“In ten years, who’ll know what's virtual and what’s real? What matters will be the quality of the content”, an interview with Hirokuni Genie Miyaji, creator of Japan’s first male influencer
April 22, 2020, 7 min to read
Joachim Renaudin: Can you tell us a little bit about 1Sec, your agency and how you came up with the idea of creating Liam Nikuro ?
Hirokuni: Our agency, 1sec is a virtual human production company. We are mainly known for having created Liam Nikuro, the 1st male virtual human in Japan. Our intention was to create Liam as a sample, like a demo to showcase what we can do for corporates. Among the general public and brands, people are not familiar with this concept. Our biggest goal is not to try to get Liam to be big, but to raise awareness and get brands excited to work with us on their own virtual humans.
JR: What about Liam, who is he ?
Hirokuni: Liam is a young music producer who spends his time between Tokyo & Los Angeles. On Instagram he mostly talks about his daily life and posts pictures of him wearing fashion brands. He is in the midst of producing a new song now. He has been quite busy for the past weeks, not too activeon Instagram. His focus is on music right now.
Liam now has 15k followers. He is doing pretty good worldwide, not only in Japan. Virtual humans have no frontiers, as they can easily reach out to the whole world.
Beyond collaborations with brands, we have also created another virtual human, actually a virtual celebrity. His name is Lewis, he is based on a real Japanese celebrity Mizushima Hiro, an actor and model. We made a virtual human out of him, and now we are telling the story of its virtual alter ego on Instagram.
We’re taking virtual influence to a new dimension.
JR: Wow, that’s fascinating, could you explain the creation process and what expertise is required to create a virtual human?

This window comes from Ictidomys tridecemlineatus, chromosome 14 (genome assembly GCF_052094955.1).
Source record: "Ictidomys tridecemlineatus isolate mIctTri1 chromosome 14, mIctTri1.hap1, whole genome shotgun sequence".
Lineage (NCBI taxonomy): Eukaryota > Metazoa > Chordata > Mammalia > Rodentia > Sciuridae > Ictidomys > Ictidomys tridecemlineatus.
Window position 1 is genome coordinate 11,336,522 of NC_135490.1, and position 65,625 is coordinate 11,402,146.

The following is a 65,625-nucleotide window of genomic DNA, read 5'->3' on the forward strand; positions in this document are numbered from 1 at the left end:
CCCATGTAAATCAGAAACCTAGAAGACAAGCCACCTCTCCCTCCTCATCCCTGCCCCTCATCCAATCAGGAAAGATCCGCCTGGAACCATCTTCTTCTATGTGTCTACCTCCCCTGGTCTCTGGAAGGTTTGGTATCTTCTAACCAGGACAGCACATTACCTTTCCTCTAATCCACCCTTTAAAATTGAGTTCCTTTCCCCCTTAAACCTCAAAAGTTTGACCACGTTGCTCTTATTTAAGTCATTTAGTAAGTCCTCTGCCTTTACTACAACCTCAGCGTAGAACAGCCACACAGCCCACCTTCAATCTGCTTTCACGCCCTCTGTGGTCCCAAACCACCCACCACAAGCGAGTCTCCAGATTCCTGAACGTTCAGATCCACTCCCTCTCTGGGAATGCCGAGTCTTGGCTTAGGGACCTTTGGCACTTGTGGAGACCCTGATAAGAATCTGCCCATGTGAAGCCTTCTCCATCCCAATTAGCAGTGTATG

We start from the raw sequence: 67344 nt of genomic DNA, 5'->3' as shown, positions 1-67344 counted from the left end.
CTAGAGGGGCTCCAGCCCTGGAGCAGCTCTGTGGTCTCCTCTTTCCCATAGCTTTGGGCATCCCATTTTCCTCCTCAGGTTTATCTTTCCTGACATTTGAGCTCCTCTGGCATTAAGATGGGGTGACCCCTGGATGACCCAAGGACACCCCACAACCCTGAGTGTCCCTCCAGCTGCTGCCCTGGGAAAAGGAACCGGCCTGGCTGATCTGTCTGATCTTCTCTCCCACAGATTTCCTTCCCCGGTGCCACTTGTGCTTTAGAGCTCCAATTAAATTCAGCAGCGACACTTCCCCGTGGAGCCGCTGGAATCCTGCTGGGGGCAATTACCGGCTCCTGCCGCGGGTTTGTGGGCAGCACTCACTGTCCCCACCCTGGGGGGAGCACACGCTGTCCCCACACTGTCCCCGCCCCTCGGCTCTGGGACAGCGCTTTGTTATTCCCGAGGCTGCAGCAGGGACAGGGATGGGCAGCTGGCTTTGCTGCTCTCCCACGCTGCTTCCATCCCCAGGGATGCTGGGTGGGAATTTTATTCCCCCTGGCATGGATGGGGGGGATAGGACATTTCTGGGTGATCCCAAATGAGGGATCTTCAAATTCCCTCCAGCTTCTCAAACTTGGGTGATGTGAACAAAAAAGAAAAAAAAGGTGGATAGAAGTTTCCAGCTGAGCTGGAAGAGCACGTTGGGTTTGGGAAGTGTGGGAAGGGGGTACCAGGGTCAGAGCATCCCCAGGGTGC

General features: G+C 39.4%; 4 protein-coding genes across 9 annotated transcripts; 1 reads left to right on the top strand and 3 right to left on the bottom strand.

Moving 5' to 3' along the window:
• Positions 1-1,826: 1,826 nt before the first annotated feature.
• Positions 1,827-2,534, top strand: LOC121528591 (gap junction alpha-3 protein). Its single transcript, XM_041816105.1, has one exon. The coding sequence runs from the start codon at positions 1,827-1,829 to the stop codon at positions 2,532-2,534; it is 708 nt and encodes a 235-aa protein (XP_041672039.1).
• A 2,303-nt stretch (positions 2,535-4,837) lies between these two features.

Hirokuni: First, we have a creative production team that designs the persona, defining his profile, his personality traits, the type of content that he’ll share. For a brand, we obviously ask the client what type of persona they want, what values it should embody, and then we come up with a story.
Once this is decided, enters the computer-generated image (CGI) team, which gives the virtual human an appearance. For Liam Nikuro, we had a survey panel on young women, asking them for their favorite personalities. Liam is actually a combination of dozens of faces including Justin Bieber or the k-pop group BTS! This computer generated image ultimately becomes Liam’s face.
Finally, we need an instagram creative team to release that CGI into the world, and share content to its followers.
JR: How do you feel the market is reacting to virtual humans trends ?
Hirokuni: What we want to do at 1sec is to create a trend, not necessarily follow the market. Today, I think we are still way ahead of the market, we are targeting mostly the fashion industry, as they are more mature and innovative. I’m not afraid of being too early. I’m a serial entrepreneur, I have introduced new ideas, created new concepts and created trends before. I believe brands are always ready for innovation and trying something new. Today, brands, newspapers, and the general public are very curious about virtual humans, how a virtual human production company works, we have a lot of interview requests. Yet, A key challenge will be to remain relevant and create virtual humans for brands that are interesting on the long term, and therefore valuable from the brand’s standpoint.
JR: What will Liam be in 10 years ?